Charlotte Criminal Lawyer Brad Smith answers the question: “Should I ever plead guilty to a charge?”
A recent report from an Appalachian State University professor sheds light on the death penalty in North Carolina. Government and judicial studies professor Matthew Robinson published the report in June. In the report, professor Robinson examines data to help determine whether the state should continue to maintain the death penalty policy. Under state law, a person can be sentenced to death if convicted of a first-degree murder and meet at least one of a list of aggravating circumstances. When someone is sentenced to the death penalty they will wait in prison until their execution.
Capital Punishment in North Carolina
North Carolina took over responsibility for state execution of criminals in 1910. Convicted offenders with death penalty sentences wait for their fate in prison on death row. The state has executed 43 people since the current statute was put in place in 1977 but the last execution was in 2006. When the death penalty is carried out it is done in accordance with the current North Carolina execution protocol. Someone convicted of a capital murder and sentenced to the death penalty will not be eligible for parole and can expect to live the rest of their life in prison. Death row convicts will be moved to a separate location in the prison once they have exhausted all paths for appeal and will wait there for the date of their execution.
Life on Death Row
North Carolina male convicts on death row reside at Central Prison while females reside at the North Carolina Correctional Institute for Women, both located in Raleigh. Generally, those on death row spend most of their time in their cells or adjacent dayroom. They are allowed an hour a day for showering and exercising. Convicts may have limited jobs within the institution. Officers are always watching death row inmates and accompany them whenever they leave their cells, such as to go to dinner. They are allowed one visit per week without physical contact.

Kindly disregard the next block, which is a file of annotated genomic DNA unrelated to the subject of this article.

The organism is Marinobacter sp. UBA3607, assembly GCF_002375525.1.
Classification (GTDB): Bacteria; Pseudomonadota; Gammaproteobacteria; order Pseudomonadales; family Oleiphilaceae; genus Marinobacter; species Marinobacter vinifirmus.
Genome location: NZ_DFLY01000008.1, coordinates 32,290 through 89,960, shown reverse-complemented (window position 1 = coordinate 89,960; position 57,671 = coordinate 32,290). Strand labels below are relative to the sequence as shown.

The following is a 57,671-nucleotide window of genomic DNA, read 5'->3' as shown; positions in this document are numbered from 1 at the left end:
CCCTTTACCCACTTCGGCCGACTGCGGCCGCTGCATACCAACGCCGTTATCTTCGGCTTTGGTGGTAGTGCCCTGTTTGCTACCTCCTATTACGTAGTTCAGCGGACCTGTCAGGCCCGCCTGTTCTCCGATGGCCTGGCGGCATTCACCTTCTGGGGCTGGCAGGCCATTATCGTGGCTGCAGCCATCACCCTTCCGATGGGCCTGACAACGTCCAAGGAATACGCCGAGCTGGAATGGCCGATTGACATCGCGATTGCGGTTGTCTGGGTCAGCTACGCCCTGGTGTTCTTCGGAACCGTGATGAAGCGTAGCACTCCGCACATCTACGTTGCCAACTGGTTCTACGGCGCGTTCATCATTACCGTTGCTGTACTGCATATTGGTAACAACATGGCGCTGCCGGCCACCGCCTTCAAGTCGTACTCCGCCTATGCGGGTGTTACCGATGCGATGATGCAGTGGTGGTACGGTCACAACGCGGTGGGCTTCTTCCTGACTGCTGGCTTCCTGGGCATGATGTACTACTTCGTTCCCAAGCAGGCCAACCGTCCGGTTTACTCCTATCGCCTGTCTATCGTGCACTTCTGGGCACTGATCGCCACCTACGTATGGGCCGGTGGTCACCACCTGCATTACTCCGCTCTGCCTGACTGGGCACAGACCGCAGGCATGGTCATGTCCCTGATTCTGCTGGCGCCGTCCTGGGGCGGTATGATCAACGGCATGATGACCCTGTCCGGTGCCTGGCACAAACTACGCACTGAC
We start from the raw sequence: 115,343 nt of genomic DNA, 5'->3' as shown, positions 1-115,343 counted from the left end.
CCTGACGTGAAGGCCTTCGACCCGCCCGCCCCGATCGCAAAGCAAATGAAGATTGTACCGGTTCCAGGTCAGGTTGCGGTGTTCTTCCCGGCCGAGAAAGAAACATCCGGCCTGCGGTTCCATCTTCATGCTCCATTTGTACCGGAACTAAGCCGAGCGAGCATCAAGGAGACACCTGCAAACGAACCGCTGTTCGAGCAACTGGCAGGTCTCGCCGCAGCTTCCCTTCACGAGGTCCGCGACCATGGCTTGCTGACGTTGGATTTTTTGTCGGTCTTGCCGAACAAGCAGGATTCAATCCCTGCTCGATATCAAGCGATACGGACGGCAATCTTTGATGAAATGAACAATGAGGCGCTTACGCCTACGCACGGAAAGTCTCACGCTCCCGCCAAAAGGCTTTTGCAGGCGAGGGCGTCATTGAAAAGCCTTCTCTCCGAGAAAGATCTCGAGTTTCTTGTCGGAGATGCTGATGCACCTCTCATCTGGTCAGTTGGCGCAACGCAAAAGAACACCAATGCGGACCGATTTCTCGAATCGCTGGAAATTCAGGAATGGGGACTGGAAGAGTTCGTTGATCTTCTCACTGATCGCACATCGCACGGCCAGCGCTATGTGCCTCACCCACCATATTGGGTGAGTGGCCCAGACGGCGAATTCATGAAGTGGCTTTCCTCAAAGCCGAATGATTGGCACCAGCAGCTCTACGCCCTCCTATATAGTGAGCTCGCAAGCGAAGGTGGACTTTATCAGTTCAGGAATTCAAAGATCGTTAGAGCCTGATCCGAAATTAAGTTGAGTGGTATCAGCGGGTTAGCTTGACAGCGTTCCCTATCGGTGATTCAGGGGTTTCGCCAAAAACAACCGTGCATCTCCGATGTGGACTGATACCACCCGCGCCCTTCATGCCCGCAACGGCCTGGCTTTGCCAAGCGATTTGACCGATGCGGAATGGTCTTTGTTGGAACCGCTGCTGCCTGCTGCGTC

Findings Published in the Recent Report
The recent report finds that the death penalty has been subject to some arbitrariness and possible bias and has resulted in some deaths of innocent people due to wrongful convictions. Findings show that the cost of the death penalty is $2 million more than other sentences. Additionally, the state could have saved about $11 million each year if they did not have the death penalty in place. The report also details racial disparity among death penalty convictions. About 54% of death penalty convictions were of black people whereas the population of the state is comprised of only 22% black residents. Black people who killed white people are 14 times more likely to get the death penalty than white people who killed black people. North Carolina has the fifth highest number of inmates on death row of the 50 states, with 136.
If you are charged with a serious offense, you need representation from an experienced criminal attorney in North Carolina. Contact our legal team at Arnold & Smith, PLLC, to discuss the details of your case today. Contact Arnold & Smith, PLLC today for experienced insight you can trust. Please contact us today to get a phone, video or in-person consultation by calling at (704) 370-2828 to speak with our detail-oriented and well-versed lawyers with offices in Charlotte, Lake Norman, and Monroe, please contact Arnold & Smith, PLLC today or find additional resources here.
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